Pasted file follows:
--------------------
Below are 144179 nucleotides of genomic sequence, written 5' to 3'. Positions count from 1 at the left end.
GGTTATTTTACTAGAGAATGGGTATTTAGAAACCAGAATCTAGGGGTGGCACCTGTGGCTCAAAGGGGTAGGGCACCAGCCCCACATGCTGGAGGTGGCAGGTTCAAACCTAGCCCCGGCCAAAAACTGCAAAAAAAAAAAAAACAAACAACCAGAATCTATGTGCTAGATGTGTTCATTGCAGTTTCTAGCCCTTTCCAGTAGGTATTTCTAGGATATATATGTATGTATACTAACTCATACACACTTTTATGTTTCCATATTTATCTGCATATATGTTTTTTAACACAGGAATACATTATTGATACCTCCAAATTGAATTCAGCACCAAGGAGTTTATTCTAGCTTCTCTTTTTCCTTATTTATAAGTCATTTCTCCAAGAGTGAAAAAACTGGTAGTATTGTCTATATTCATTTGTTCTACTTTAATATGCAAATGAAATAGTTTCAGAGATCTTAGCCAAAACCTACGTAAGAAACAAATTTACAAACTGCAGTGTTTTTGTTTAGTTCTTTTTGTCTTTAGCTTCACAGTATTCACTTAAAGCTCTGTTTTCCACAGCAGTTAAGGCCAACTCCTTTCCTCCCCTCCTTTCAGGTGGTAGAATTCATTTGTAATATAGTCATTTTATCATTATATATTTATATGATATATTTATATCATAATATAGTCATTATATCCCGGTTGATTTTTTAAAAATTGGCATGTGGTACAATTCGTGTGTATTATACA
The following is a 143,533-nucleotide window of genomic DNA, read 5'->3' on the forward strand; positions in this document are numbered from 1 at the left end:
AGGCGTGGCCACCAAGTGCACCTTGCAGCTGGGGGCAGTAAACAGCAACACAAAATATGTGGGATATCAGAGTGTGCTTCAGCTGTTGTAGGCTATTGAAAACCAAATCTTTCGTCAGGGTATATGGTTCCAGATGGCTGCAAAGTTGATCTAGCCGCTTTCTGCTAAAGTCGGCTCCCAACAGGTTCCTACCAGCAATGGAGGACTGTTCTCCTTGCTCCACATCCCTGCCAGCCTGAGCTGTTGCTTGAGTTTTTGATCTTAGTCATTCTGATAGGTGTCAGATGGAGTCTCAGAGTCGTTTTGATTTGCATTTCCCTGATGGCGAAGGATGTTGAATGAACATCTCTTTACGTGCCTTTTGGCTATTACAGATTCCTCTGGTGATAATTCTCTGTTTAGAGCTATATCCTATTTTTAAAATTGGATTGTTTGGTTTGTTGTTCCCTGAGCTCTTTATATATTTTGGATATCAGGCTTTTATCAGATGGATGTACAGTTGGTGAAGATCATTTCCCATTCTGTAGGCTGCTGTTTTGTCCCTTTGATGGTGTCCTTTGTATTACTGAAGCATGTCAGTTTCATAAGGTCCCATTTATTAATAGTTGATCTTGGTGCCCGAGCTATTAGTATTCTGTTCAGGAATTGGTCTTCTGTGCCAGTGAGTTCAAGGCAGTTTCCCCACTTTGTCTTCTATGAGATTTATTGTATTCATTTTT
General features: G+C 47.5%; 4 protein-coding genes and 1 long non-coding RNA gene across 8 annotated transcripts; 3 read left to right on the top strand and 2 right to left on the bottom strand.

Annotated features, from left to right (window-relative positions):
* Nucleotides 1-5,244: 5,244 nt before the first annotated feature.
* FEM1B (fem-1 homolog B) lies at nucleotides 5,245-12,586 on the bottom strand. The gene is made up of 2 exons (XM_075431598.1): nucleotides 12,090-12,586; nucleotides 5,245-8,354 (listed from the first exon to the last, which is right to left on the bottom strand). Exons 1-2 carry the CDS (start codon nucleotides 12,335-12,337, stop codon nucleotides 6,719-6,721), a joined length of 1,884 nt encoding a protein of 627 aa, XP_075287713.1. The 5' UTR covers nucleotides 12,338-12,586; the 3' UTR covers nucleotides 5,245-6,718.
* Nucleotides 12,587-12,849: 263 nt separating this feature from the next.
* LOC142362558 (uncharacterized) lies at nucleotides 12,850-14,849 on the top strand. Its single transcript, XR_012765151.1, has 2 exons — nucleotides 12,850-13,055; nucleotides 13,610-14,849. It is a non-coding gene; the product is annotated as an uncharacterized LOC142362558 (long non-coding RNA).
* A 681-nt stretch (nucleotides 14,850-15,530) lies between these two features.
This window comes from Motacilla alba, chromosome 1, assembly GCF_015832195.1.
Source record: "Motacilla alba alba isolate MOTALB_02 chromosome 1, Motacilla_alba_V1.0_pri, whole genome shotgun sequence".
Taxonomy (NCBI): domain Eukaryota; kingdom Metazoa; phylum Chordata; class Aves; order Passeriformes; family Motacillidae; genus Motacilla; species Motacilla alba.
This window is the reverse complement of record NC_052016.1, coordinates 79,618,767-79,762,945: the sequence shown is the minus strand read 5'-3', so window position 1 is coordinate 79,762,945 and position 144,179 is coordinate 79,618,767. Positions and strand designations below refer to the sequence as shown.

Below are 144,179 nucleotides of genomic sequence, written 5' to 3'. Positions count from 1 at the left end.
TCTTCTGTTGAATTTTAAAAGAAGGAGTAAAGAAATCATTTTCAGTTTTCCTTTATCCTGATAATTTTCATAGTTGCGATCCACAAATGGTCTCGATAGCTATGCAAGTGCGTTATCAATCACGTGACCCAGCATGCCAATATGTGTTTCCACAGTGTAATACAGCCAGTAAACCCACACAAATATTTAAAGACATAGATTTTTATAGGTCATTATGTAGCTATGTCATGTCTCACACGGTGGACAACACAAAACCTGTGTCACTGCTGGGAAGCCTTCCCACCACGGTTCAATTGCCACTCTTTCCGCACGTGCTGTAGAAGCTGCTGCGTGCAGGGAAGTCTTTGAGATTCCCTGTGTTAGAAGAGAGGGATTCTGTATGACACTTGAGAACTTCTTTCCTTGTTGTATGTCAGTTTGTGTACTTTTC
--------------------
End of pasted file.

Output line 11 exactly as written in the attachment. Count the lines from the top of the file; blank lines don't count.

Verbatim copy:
* A 681-nt stretch (nucleotides 14,850-15,530) lies between these two features.